AAC Publications - http://publications.americanalpineclub.org

Fall on Rock, Inadequate Protection, California, Somewhere in San Diego County


California, Somewhere in San Diego County

On November 27, 1988, Mike and I went back to one of our obscure, local and non-zooed out climbing areas that we’ve put in a trail to and have been systematically ticking off the first ascents. (Trails are necessary in these areas due to rattlesnakes that are a threat to us and our kids.) We began putting up “Masterpeice” (5.12) six months before the accident. I got two bolts in on the first day when we reached the crux, three meters past the second bolt, with a very marginal small RP one meter below my feet, which pulled out as I went about a meter higher. That prompted some scary 5.10+ downclimbing. We came back a month later and put in the third bolt 16 meters up, took a short fall and still couldn’t unlock the secret. Mike began losing interest in being a “belay slave”— I’ve been down that road before—so I returned a month later alone when I knew I could make those moves that I revisualized daily and dreampt of almost every night. I set up a bomb-proof belay and rope soloed with a 85 jumar and prussik via the Barnett system.” I looked the moves over again from the last bolt’s free stance and carefully and precisely made the two meter crux to the thin rest ledge about five meters from the bolt. The rest was easy 5.5 and 5.6, and is up a crack system—no more bolts required. This resurged Mike’s interest and he returned on November 27 to repeat it. But I hadn’t been climbing at my maximum for the last three months due to work problems, among other things. As a result, I took an eight meter fall in the crux and hit a flake at the end of the fall with my left foot, which caused a stabbing pain when in certain positions. After a short rest, I went back up and again “mentaled out” the crux, repeated the fall, broke off the flake and further injured the same ankle. Mike kept suggesting we go back down, but I wanted to climb badly. So I led a couple more and couldn’t do a third—all the climbs were 40 meters long—and I had a long limp out on a sprained ankle.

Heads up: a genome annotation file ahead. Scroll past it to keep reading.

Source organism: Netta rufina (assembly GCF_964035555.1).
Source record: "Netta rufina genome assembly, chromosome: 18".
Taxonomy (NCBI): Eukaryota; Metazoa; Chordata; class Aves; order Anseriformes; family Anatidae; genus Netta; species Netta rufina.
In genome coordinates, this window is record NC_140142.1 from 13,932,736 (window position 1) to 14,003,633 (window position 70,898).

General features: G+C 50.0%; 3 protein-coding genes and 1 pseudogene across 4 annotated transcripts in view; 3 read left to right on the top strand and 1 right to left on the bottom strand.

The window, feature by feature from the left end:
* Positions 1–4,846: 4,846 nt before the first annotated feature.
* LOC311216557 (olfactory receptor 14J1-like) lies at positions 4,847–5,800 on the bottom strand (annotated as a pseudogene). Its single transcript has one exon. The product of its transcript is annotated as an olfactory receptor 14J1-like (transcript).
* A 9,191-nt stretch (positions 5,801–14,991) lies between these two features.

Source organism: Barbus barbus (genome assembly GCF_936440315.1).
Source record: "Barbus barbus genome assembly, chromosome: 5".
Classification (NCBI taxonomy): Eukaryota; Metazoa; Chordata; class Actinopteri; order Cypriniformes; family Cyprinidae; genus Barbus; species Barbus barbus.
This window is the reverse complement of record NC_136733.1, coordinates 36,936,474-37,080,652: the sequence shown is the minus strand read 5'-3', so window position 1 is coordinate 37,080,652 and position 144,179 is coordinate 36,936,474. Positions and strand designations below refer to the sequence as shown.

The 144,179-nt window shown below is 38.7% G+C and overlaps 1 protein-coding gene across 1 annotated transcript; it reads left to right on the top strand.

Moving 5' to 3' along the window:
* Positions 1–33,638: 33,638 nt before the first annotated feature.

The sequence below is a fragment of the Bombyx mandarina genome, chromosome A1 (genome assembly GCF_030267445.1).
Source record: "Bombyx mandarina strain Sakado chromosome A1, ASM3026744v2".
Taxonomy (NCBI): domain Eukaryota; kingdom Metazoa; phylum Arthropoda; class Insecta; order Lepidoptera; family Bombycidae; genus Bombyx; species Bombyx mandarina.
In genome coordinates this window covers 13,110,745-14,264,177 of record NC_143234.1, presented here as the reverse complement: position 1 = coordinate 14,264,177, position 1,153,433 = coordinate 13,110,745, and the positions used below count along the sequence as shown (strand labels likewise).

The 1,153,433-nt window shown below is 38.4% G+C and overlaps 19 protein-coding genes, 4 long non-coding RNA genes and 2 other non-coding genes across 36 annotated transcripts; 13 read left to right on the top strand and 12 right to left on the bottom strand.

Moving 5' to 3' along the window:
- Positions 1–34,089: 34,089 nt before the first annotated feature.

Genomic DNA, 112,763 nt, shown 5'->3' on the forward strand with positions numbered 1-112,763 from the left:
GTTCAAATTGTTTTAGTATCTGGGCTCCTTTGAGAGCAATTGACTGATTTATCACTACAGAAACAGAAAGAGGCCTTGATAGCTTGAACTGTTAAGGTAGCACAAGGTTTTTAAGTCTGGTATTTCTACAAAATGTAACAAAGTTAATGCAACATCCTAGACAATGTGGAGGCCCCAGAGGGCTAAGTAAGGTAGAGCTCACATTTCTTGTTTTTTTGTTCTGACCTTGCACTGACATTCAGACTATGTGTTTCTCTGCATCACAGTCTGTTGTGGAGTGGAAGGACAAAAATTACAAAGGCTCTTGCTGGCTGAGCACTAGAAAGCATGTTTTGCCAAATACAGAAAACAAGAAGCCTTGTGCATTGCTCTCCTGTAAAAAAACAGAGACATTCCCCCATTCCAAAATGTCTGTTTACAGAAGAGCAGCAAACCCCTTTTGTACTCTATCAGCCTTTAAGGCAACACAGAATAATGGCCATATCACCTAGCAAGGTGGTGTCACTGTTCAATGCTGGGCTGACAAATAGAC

A week and a half off work on crutches gave me plenty of time to think. I won’t lead when I’m not totally one with myself and the mountain. We went back on December 29 and I put in one last bolt 1.5 meters above the third bolt from the last, and hardest, free stance available (we only climb in “classic” style) to further protect the 5.12 crux for myself and future ascents. Then I committed myself to the crux and was up it in seconds—it’s good to be back. (Source: Martin Veillon—33)


Avoid long and/or risky runout when the moves are at my limits. (Source: Martin Veillon)